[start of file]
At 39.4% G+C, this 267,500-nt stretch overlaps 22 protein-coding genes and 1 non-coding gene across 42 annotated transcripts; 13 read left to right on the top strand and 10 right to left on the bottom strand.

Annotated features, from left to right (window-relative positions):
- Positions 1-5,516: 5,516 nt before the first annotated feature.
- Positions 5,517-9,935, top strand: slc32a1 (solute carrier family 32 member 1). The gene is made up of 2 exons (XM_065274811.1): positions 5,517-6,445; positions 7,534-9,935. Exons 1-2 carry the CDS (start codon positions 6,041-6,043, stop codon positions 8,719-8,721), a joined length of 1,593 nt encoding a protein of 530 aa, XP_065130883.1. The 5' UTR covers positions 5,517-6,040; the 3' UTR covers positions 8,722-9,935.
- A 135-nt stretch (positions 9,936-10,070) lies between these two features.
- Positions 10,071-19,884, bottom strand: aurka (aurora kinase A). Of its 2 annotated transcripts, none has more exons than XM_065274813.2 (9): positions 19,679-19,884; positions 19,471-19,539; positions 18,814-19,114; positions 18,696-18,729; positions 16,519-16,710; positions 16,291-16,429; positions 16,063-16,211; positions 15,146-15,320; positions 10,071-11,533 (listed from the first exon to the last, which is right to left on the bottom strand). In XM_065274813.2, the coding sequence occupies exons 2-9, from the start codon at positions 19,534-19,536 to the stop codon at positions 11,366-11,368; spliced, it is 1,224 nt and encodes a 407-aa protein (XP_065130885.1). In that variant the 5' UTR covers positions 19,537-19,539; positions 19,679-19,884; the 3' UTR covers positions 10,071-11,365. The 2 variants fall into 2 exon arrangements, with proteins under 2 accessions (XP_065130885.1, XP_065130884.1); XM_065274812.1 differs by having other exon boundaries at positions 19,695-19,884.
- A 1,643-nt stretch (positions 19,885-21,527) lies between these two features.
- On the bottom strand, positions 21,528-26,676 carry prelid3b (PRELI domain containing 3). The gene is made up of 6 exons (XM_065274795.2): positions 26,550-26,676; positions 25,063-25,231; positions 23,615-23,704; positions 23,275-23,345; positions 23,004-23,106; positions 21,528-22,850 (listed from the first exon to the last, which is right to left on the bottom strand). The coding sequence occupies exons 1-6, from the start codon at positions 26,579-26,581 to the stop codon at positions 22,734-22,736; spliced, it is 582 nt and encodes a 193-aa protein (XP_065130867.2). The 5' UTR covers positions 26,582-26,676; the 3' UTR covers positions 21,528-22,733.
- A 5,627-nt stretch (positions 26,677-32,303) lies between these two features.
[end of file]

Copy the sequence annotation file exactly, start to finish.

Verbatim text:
At 39.4% G+C, this 267,500-nt stretch overlaps 22 protein-coding genes and 1 non-coding gene across 42 annotated transcripts; 13 read left to right on the top strand and 10 right to left on the bottom strand.

Annotated features, from left to right (window-relative positions):
- Positions 1-5,516: 5,516 nt before the first annotated feature.
- Positions 5,517-9,935, top strand: slc32a1 (solute carrier family 32 member 1). The gene is made up of 2 exons (XM_065274811.1): positions 5,517-6,445; positions 7,534-9,935. Exons 1-2 carry the CDS (start codon positions 6,041-6,043, stop codon positions 8,719-8,721), a joined length of 1,593 nt encoding a protein of 530 aa, XP_065130883.1. The 5' UTR covers positions 5,517-6,040; the 3' UTR covers positions 8,722-9,935.
- A 135-nt stretch (positions 9,936-10,070) lies between these two features.
- Positions 10,071-19,884, bottom strand: aurka (aurora kinase A). Of its 2 annotated transcripts, none has more exons than XM_065274813.2 (9): positions 19,679-19,884; positions 19,471-19,539; positions 18,814-19,114; positions 18,696-18,729; positions 16,519-16,710; positions 16,291-16,429; positions 16,063-16,211; positions 15,146-15,320; positions 10,071-11,533 (listed from the first exon to the last, which is right to left on the bottom strand). In XM_065274813.2, the coding sequence occupies exons 2-9, from the start codon at positions 19,534-19,536 to the stop codon at positions 11,366-11,368; spliced, it is 1,224 nt and encodes a 407-aa protein (XP_065130885.1). In that variant the 5' UTR covers positions 19,537-19,539; positions 19,679-19,884; the 3' UTR covers positions 10,071-11,365. The 2 variants fall into 2 exon arrangements, with proteins under 2 accessions (XP_065130885.1, XP_065130884.1); XM_065274812.1 differs by having other exon boundaries at positions 19,695-19,884.
- A 1,643-nt stretch (positions 19,885-21,527) lies between these two features.
- On the bottom strand, positions 21,528-26,676 carry prelid3b (PRELI domain containing 3). The gene is made up of 6 exons (XM_065274795.2): positions 26,550-26,676; positions 25,063-25,231; positions 23,615-23,704; positions 23,275-23,345; positions 23,004-23,106; positions 21,528-22,850 (listed from the first exon to the last, which is right to left on the bottom strand). The coding sequence occupies exons 1-6, from the start codon at positions 26,579-26,581 to the stop codon at positions 22,734-22,736; spliced, it is 582 nt and encodes a 193-aa protein (XP_065130867.2). The 5' UTR covers positions 26,582-26,676; the 3' UTR covers positions 21,528-22,733.
- A 5,627-nt stretch (positions 26,677-32,303) lies between these two features.